They should have the right to hear alternatives as well.

There are a significant # of scientists that don't accept evolution:

A 2009 poll by Pew Research Center 13% of scientists say evolution is not due to natural processes, such as natural selection.

20 page list of scientists that reject evolution. [3]

Scientific Problems with the evidence for evolution:
A. originally adopted against both the best current age of the earth and the conception of inheritance as blending, and missing its own crucial fossil evidence - this shows the bias of the scientific community in favor of the theory [better any naturalistic explanation than scientific bankruptcy!]

B. the theory asserts that life is the result of unguided, accidental, "random," processes without providing an estimate of the probability of success - the theory is not precise enough to be evaluated for credibility

C. misuse of data - black/white moths - no new forms implies no support for evolution; persistence of white form implies (extremely weak) evidence against evolution.

D. misuse of data - "evolution" of bacteria resistant to antibiotics, insects resistant to insecticides- can be explained without evolution if a subpopulation were already resistant

E. misuse of data - the gap between micro-evolution and macro-evolution

F. homology [def. limbs or organs with similar structure serving different purposes]
- the claim: evolution (common descent) and nothing else can explain homology - both parts of the claim are false: (1) evolution cannot explain homology since homologous structures have dissimilar genetic coding (due to pleiotropy) and embryological development; (2) usefulness and "parallel evolution" are alternative explanations

G. fossil record lacks intermediary forms - theory of "punctuated equilibrium" explains why we will not find evidence of its truth [!] - does nothing for big gaps
(Fox-like mammal to whale; insects; flowering plants; etc.)

H. most extinctions due to catastrophes - no evidence of any extinctions due to competition

I. no credible (even hypothetical) account of the origin of the first self-replicator,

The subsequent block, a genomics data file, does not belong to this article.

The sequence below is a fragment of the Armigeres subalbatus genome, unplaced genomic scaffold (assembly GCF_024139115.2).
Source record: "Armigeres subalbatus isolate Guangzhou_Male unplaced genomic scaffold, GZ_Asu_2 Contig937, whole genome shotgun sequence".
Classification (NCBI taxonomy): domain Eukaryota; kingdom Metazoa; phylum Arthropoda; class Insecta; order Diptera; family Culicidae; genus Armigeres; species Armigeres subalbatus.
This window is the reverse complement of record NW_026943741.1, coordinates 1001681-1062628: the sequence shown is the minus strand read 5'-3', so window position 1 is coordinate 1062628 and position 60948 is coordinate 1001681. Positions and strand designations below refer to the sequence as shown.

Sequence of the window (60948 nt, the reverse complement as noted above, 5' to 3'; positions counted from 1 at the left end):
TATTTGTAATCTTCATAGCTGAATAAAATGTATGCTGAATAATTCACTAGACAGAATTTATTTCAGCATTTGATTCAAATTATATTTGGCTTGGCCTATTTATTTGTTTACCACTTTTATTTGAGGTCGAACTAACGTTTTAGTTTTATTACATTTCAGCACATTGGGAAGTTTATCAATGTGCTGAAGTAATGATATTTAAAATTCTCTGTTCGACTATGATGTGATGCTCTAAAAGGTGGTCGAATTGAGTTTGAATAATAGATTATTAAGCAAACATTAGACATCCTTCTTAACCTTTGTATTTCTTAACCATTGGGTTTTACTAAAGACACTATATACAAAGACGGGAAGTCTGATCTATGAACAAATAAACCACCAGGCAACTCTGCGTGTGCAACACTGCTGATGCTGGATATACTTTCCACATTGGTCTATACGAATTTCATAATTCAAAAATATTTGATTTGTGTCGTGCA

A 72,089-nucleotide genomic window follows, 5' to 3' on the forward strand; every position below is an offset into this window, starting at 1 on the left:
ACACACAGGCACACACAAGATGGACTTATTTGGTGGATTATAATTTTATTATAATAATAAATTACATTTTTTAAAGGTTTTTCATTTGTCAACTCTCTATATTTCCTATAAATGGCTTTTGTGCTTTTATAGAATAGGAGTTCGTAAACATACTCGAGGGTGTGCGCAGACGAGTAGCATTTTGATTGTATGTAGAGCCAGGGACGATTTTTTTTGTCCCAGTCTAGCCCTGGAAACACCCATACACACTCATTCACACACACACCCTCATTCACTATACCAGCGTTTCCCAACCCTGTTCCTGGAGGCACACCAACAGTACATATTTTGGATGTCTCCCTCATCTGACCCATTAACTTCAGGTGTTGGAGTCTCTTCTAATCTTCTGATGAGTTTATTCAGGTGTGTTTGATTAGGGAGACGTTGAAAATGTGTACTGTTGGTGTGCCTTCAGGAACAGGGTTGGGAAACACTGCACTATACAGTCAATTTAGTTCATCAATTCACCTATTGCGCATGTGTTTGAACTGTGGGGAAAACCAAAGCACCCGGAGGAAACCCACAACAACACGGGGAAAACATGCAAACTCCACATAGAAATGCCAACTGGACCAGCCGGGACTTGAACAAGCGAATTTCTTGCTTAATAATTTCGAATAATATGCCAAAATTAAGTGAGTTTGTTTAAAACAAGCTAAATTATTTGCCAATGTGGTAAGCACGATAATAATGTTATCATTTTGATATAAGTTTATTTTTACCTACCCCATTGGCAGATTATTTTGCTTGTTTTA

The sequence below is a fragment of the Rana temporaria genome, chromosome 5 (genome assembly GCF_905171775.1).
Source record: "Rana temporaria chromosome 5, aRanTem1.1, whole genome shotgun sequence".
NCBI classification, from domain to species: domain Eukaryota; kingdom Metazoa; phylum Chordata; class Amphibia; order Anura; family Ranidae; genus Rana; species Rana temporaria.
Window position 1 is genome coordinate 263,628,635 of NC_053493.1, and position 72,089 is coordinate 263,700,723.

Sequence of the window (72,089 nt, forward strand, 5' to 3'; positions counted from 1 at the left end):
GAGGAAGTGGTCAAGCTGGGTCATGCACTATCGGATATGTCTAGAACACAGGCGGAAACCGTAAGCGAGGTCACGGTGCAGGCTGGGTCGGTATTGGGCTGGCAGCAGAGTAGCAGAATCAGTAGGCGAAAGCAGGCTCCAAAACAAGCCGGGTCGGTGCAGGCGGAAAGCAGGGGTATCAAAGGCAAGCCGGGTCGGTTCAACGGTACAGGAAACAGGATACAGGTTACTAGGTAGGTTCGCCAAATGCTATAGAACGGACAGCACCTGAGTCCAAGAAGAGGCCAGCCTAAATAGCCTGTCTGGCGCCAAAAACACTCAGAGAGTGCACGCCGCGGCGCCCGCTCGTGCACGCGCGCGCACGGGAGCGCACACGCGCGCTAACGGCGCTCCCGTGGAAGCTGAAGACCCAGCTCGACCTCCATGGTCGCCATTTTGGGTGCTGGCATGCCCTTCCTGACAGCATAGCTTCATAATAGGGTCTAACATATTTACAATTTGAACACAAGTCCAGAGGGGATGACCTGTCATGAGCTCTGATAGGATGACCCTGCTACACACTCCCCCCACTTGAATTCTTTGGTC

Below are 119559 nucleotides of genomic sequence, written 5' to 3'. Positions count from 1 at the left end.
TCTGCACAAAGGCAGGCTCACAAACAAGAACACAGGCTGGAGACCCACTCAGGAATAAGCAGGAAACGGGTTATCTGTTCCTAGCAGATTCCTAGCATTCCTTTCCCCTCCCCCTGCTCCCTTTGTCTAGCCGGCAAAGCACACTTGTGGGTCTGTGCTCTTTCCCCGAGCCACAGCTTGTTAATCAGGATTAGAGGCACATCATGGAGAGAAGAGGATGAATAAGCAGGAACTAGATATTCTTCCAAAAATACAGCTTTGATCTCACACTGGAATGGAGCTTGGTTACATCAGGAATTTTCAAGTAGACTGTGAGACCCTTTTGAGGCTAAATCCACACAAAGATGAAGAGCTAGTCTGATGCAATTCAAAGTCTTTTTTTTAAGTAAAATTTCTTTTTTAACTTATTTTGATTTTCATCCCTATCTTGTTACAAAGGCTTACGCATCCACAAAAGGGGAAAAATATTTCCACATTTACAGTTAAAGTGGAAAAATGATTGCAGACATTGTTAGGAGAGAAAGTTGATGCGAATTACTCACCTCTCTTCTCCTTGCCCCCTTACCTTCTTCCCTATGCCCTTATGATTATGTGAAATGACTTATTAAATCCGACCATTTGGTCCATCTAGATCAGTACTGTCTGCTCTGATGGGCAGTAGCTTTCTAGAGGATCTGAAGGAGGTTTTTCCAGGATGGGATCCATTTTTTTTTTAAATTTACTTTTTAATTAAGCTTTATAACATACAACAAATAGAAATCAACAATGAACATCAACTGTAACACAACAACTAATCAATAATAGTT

DNA/proteins, the cell, human intelligence [4]

[1]
http://www.gallup.com...
http://www.gallup.com...
[2] http://www.people-press.org...
[3] http://www.discovery.org...
[4] http://www.dovidgottlieb.com... See there for individual primary sources.
Debate Round No. 2
smoothpoints

Pro

Point: Pro creation polls.

'More Americans believe in intelligent design than evolution. '

On further inspection of the source I find this claim to be false.

Although not a majority, though these statistics do point to a staggering proportion of Americans, 46% who hold 'that God created humans in their present form at one time within the last 10,000 years. ' Most Americans are not scientists, of course, and cannot be expected to understand all of the latest evidence and competing viewpoints on the development of the human species. Still, it would be hard to dispute that most scientists who study humans agree that the species evolved over millions of years, and that relatively few scientists believe that humans began in their current form only 10,000 years ago without the benefit of evolution. Thus, almost half of Americans today hold a belief, at least as measured by this question wording, that is at odds with the preponderance of the scientific literature.

The belief that humans are 10,000 years old is totally wrong and can be easily proved so. There are cave paintings that come from 40,000 years ago(1) and tools have been found 1.4 million years old(2).

Point 4: Support of Scientific Community

'A 2009 poll by Pew Research Center 13% of scientists say evolution is not due to natural processes, such as natural selection. '

This first statement is seemingly false. Looking at the source by the Pew Research Centre, I found that the actual fact was that 'Nearly all scientists (97%) say humans and other living things have evolved over time'.(3) Con's other source, the discovery institutes collection of signatures 'against Darwinism' under close analysis was proved to have only 0.01% of signatures listed being in relevant field(4).

Looking further into the issue and evaluating sources on the internet I find that the vast majority of sources point to a near unanimous support of scientists of evolution. One source by Brian Alters, an expert in the evolution-creationism controversy states that '99.9% of scientists accept evolution'(5). In October 2005, a coalition representing more than 70,000 Australian scientists and science teachers issued a statement saying "intelligent design is not science" and calling on "all schools not to teach Intelligent Design (ID) as science, because it fails to qualify on every count as a scientific theory"(6). I found an extensive list of prominent scientific organisations that have issued statements in support of evolution.(7)

Evidence for Evolution

The evidence for evolution has primarily come from four sources:

  1. The fossil record of change in earlier species.

  2. The chemical and anatomical similarities of related life forms.

  3. The geographic distribution of related species.

  4. The recorded genetic changes in loving organisms over many generations.